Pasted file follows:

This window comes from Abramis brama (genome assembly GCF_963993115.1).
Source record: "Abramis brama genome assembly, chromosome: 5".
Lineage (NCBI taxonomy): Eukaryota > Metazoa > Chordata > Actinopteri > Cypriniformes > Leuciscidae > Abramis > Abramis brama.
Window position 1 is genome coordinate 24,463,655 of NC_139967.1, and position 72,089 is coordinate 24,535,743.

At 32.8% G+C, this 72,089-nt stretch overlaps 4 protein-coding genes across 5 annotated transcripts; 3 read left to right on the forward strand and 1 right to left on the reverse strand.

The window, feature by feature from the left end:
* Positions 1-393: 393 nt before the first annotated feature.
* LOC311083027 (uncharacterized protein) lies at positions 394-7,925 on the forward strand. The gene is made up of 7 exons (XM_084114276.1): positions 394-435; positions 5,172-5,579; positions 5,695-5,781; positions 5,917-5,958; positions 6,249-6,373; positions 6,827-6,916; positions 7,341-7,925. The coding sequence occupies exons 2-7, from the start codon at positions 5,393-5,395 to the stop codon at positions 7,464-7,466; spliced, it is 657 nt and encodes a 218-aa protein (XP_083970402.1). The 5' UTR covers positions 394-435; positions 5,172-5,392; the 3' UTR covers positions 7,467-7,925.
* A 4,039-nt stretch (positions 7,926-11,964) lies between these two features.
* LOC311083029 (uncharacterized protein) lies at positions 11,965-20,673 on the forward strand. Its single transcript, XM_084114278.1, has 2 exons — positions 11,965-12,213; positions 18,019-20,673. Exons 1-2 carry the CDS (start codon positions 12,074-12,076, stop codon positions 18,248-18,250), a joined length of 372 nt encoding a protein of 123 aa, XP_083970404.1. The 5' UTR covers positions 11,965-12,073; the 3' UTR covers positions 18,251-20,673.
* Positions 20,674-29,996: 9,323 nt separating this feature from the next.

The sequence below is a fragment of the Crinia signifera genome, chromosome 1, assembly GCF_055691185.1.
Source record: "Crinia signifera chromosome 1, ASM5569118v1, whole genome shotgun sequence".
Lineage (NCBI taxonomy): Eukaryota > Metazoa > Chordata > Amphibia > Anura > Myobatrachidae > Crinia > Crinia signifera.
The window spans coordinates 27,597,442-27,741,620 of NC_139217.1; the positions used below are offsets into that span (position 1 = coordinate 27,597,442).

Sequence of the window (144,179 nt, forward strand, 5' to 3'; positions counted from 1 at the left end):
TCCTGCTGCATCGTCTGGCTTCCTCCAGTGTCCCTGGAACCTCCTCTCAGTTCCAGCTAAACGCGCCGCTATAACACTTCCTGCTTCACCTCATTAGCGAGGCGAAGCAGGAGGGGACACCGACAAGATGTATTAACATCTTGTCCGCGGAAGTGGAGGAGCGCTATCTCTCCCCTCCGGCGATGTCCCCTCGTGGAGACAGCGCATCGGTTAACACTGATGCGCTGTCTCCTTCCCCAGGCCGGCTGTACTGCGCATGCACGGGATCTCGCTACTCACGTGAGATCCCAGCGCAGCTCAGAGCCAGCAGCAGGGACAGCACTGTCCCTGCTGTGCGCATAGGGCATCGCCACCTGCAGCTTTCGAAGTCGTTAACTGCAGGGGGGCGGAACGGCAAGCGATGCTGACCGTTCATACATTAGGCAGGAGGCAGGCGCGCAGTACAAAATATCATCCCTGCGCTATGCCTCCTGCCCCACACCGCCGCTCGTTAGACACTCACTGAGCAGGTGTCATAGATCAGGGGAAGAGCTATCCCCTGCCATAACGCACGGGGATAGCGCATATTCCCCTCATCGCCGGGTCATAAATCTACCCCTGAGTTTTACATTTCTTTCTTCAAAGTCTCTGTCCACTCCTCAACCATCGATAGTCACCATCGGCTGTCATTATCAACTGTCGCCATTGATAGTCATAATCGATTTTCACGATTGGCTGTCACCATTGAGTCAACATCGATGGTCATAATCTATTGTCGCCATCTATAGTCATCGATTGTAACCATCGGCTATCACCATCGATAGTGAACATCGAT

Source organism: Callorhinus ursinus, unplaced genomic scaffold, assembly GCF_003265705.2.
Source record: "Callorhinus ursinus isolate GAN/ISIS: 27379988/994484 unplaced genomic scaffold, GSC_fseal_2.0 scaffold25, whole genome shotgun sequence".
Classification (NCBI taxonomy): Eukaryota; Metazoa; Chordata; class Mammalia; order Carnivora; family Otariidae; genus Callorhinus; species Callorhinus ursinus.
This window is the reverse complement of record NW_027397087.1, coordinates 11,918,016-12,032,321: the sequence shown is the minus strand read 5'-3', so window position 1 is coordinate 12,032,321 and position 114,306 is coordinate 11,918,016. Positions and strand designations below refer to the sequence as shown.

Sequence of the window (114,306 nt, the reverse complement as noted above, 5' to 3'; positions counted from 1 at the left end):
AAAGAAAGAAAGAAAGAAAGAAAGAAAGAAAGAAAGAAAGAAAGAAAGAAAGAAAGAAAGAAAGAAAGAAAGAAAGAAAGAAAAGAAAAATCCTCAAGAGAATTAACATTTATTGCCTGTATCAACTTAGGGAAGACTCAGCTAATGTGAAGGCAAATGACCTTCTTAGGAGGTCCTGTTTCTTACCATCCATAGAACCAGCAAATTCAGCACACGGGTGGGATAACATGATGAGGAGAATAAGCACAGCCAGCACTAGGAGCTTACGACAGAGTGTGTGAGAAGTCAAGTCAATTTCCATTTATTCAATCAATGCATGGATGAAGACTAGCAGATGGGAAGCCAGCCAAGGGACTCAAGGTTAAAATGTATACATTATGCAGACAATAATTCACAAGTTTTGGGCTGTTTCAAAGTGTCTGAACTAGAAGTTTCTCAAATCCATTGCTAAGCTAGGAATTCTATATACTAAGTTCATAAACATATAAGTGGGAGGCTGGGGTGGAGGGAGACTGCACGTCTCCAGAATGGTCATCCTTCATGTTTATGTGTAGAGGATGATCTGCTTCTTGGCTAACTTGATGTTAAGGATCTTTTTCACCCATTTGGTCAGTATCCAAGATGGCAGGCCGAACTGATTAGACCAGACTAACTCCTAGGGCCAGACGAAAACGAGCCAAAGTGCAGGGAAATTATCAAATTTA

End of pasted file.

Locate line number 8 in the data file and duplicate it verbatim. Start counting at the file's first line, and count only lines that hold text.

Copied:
* LOC311083027 (uncharacterized protein) lies at positions 394-7,925 on the forward strand. The gene is made up of 7 exons (XM_084114276.1): positions 394-435; positions 5,172-5,579; positions 5,695-5,781; positions 5,917-5,958; positions 6,249-6,373; positions 6,827-6,916; positions 7,341-7,925. The coding sequence occupies exons 2-7, from the start codon at positions 5,393-5,395 to the stop codon at positions 7,464-7,466; spliced, it is 657 nt and encodes a 218-aa protein (XP_083970402.1). The 5' UTR covers positions 394-435; positions 5,172-5,392; the 3' UTR covers positions 7,467-7,925.